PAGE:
It makes total sense that Serkis would be the right man to unleash this franchise's potential—who better to understand the appeal of a digital freak with dueling personalities than the OG? While he doesn't really offer coherent spectacle, he brings something far more important, which is an understanding of tone. The first movie was Hardy battling uphill to make things fun—in this one everything is on his wavelength, and it MOVES. Perfect romcom, near-perfect structure, an unmitigated blast. Only depressing part was the audience going apeshit at the post-credits tease but hey, no matter what happens in future at least we got this one

  • Violet Evergarden: Eternity and the Auto Memory Doll

    Violet Evergarden: Eternity and the Auto Memory Doll

    ★★★★★

    Since coming out, in attempts to make family members meet me halfway, I tell them that “I’m still me.” In a technical sense, sure, whatever. But in truth, when I think of my pre-transition self, I think of Philip K. Dick’s VALIS and its description of Horselover Fat’s suicidal friend Gloria: “Fat heard in her rational tone the harp of nihilism, the twang of the void. He was not dealing with a person; he had a reflex-arc thing at the…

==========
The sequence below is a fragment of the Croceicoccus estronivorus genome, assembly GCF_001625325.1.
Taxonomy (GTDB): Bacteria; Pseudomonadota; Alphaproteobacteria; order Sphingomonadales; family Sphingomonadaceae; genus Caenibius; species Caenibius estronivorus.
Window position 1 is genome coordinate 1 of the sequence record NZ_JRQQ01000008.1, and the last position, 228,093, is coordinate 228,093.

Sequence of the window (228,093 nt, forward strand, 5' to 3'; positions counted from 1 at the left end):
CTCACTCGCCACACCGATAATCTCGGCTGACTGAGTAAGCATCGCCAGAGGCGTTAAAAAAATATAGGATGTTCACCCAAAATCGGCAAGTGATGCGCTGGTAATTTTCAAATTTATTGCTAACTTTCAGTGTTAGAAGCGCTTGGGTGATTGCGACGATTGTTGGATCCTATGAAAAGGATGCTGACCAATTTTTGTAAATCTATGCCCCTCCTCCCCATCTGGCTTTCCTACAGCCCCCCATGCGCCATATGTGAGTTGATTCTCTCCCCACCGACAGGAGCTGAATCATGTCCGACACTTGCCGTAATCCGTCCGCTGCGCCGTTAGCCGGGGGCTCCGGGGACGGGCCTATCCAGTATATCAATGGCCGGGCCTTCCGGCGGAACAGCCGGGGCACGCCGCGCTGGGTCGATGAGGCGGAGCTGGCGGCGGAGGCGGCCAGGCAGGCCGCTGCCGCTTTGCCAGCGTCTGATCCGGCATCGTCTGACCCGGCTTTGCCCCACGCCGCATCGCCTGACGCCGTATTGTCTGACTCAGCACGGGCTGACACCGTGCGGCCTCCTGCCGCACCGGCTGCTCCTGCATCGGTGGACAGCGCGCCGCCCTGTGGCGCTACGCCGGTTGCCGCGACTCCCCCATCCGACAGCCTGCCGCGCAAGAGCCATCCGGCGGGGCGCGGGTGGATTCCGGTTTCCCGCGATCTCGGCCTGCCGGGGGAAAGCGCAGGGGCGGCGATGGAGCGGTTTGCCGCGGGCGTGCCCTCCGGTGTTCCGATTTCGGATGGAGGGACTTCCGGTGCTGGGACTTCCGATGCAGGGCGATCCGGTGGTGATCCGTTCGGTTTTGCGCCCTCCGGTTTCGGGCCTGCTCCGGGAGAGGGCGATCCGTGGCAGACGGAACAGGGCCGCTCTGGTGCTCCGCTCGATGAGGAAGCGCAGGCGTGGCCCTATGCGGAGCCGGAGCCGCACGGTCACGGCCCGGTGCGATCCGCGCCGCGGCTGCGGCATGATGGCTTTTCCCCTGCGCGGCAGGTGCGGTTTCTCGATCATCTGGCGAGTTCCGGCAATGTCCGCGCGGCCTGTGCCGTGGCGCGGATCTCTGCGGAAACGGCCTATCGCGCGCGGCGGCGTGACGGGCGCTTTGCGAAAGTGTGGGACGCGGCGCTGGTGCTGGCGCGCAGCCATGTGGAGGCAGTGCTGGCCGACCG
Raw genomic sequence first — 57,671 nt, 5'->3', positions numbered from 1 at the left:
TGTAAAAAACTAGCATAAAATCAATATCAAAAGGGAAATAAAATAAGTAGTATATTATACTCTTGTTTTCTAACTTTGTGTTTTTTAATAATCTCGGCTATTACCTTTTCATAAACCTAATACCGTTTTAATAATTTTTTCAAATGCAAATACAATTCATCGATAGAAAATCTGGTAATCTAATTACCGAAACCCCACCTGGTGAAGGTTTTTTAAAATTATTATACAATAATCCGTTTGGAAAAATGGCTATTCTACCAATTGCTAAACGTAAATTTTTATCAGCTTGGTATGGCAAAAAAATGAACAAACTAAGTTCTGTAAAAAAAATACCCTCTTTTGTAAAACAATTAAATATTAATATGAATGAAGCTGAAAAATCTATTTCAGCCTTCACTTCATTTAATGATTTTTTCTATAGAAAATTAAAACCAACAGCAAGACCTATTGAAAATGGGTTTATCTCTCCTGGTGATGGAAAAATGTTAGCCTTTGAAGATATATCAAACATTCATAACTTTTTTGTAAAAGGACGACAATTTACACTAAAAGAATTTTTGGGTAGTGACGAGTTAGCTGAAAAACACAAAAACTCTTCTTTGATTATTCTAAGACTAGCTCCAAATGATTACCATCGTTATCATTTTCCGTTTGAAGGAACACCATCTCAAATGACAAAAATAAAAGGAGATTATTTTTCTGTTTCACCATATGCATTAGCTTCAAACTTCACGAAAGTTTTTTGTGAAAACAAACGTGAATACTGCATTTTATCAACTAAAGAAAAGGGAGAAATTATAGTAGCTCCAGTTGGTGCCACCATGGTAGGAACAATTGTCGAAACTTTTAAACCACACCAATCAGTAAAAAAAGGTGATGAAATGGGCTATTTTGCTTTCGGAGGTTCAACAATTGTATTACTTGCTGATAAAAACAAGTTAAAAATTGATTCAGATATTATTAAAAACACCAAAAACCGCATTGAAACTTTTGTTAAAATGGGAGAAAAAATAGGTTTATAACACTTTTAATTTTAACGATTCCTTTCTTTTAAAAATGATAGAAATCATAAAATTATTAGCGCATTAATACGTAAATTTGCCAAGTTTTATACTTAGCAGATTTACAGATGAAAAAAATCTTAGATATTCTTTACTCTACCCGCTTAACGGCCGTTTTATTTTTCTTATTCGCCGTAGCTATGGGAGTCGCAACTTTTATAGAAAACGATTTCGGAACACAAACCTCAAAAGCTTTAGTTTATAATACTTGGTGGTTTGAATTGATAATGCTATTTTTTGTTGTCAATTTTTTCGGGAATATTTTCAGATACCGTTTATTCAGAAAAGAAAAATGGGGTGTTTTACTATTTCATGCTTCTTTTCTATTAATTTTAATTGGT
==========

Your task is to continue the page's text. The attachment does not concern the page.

• The Matrix

    The Matrix

    ★★★★★

    The only element of this that consistently hadn't worked for me in the past—across both my too-cool-for-it college viewing and my revelatory revisit in theaters—was Trinity's confession of love for Neo. It was a contrivance, a screenwriting trick too clever by half, something the characters hadn't made me believe.

    This viewing, that "I love you" crashed into me. Because of course it's a contrivance, just as every bit of messianic destiny and prophecy in the film is. All of it…

  • Caesar's Guide to Gaming with Orson Welles

    Caesar's Guide to Gaming with Orson Welles